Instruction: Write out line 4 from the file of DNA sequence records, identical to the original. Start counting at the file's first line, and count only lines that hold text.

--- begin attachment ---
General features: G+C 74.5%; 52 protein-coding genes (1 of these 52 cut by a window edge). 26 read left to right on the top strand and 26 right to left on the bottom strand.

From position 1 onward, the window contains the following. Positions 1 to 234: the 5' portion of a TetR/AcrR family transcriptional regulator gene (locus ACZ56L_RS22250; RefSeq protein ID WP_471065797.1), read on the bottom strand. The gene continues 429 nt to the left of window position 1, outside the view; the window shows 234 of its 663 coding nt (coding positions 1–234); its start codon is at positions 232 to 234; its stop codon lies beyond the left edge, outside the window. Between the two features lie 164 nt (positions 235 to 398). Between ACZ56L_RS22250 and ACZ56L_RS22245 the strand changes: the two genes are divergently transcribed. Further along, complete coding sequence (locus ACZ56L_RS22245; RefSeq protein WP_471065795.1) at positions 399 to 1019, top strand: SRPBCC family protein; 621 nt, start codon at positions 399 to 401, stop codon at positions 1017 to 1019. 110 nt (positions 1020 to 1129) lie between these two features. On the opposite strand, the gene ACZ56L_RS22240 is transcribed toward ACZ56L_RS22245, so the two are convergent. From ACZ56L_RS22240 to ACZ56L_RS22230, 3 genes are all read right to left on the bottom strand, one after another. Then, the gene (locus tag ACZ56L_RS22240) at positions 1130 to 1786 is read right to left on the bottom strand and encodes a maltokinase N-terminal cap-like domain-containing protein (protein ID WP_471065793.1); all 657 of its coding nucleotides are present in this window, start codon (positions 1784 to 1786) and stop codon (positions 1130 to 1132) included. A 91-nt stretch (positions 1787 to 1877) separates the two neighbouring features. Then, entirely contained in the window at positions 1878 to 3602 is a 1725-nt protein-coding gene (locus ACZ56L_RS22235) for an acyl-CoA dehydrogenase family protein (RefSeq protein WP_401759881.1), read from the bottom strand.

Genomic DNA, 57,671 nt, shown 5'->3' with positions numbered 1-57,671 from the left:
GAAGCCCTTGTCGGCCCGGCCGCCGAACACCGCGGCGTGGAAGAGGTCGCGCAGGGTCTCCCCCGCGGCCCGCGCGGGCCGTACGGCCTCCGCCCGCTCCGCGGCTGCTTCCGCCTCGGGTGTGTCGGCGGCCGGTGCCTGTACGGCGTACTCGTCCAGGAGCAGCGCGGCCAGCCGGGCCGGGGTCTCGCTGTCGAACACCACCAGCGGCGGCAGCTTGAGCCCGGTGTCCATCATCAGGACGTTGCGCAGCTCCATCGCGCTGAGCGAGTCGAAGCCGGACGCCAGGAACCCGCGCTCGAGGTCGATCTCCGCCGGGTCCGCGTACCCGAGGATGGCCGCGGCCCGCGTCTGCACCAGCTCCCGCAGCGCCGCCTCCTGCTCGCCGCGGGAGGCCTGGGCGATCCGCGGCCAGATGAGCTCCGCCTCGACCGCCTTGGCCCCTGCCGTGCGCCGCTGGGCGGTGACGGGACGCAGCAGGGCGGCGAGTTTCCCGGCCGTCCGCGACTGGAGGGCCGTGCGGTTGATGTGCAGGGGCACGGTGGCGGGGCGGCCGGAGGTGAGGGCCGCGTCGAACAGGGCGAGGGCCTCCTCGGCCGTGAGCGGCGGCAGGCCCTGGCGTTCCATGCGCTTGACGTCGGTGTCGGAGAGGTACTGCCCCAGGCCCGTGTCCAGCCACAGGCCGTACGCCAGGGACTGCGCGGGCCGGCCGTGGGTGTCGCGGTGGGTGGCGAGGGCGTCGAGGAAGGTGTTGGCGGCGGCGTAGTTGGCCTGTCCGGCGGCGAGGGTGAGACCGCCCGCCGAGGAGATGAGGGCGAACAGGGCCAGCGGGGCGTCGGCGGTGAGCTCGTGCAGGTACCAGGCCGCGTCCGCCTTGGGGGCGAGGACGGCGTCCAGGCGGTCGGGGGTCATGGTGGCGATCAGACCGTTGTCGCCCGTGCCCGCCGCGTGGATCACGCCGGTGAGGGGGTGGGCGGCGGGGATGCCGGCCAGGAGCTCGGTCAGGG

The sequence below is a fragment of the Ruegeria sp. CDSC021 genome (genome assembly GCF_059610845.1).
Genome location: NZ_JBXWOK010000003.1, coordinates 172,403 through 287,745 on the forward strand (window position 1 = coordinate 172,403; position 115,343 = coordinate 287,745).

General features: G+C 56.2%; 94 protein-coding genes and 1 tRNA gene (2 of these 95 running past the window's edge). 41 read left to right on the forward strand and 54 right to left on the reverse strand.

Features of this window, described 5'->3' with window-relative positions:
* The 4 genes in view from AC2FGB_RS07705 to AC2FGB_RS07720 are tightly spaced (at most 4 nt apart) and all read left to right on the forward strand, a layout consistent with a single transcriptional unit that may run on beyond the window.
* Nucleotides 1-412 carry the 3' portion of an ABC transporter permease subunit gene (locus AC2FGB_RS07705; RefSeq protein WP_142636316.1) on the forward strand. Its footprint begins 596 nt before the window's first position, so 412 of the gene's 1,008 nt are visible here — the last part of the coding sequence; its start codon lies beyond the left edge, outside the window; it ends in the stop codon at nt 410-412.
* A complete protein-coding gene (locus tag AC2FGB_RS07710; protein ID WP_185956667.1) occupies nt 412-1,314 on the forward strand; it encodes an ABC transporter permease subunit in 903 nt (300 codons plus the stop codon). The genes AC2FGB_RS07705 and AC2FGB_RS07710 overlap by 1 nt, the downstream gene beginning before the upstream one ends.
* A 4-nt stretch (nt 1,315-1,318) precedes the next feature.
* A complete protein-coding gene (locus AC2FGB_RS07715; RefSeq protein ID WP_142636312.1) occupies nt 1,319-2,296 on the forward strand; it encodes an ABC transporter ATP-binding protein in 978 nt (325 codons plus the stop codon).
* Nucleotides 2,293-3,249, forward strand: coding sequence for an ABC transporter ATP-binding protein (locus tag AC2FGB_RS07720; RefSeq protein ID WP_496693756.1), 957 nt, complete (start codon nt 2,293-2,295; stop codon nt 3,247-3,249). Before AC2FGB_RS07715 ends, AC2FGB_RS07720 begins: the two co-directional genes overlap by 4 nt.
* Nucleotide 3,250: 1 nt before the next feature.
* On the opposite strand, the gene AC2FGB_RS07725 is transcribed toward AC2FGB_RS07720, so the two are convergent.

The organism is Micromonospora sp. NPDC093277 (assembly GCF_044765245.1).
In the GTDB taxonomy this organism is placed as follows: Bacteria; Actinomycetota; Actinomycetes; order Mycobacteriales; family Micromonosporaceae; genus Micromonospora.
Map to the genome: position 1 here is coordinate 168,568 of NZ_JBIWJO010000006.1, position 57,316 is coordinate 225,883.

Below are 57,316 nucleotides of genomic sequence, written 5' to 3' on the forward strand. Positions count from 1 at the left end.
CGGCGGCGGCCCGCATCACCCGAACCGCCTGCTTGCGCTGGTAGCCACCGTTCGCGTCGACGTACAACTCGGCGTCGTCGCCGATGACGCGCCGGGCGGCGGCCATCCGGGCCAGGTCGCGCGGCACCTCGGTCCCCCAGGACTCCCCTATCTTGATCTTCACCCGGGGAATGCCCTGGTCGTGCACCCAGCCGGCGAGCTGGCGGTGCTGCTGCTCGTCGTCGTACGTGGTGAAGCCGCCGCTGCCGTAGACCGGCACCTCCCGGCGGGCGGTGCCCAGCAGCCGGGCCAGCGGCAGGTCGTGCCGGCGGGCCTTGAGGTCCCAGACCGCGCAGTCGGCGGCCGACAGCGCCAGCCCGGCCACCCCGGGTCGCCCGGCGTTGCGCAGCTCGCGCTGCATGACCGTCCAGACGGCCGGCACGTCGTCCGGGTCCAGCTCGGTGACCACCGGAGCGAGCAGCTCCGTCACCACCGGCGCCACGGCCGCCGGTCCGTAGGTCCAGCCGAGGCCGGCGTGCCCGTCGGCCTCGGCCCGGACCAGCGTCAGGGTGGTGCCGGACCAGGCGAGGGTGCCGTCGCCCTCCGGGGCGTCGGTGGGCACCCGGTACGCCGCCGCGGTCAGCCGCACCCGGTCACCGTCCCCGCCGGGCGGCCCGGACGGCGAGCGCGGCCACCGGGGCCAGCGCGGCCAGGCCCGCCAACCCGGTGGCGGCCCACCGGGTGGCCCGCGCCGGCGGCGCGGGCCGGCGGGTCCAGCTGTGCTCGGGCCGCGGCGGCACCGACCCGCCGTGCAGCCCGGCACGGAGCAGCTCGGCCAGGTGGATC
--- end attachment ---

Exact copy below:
GAAGCCCTTGTCGGCCCGGCCGCCGAACACCGCGGCGTGGAAGAGGTCGCGCAGGGTCTCCCCCGCGGCCCGCGCGGGCCGTACGGCCTCCGCCCGCTCCGCGGCTGCTTCCGCCTCGGGTGTGTCGGCGGCCGGTGCCTGTACGGCGTACTCGTCCAGGAGCAGCGCGGCCAGCCGGGCCGGGGTCTCGCTGTCGAACACCACCAGCGGCGGCAGCTTGAGCCCGGTGTCCATCATCAGGACGTTGCGCAGCTCCATCGCGCTGAGCGAGTCGAAGCCGGACGCCAGGAACCCGCGCTCGAGGTCGATCTCCGCCGGGTCCGCGTACCCGAGGATGGCCGCGGCCCGCGTCTGCACCAGCTCCCGCAGCGCCGCCTCCTGCTCGCCGCGGGAGGCCTGGGCGATCCGCGGCCAGATGAGCTCCGCCTCGACCGCCTTGGCCCCTGCCGTGCGCCGCTGGGCGGTGACGGGACGCAGCAGGGCGGCGAGTTTCCCGGCCGTCCGCGACTGGAGGGCCGTGCGGTTGATGTGCAGGGGCACGGTGGCGGGGCGGCCGGAGGTGAGGGCCGCGTCGAACAGGGCGAGGGCCTCCTCGGCCGTGAGCGGCGGCAGGCCCTGGCGTTCCATGCGCTTGACGTCGGTGTCGGAGAGGTACTGCCCCAGGCCCGTGTCCAGCCACAGGCCGTACGCCAGGGACTGCGCGGGCCGGCCGTGGGTGTCGCGGTGGGTGGCGAGGGCGTCGAGGAAGGTGTTGGCGGCGGCGTAGTTGGCCTGTCCGGCGGCGAGGGTGAGACCGCCCGCCGAGGAGATGAGGGCGAACAGGGCCAGCGGGGCGTCGGCGGTGAGCTCGTGCAGGTACCAGGCCGCGTCCGCCTTGGGGGCGAGGACGGCGTCCAGGCGGTCGGGGGTCATGGTGGCGATCAGACCGTTGTCGCCCGTGCCCGCCGCGTGGATCACGCCGGTGAGGGGGTGGGCGGCGGGGATGCCGGCCAGGAGCTCGGTCAGGG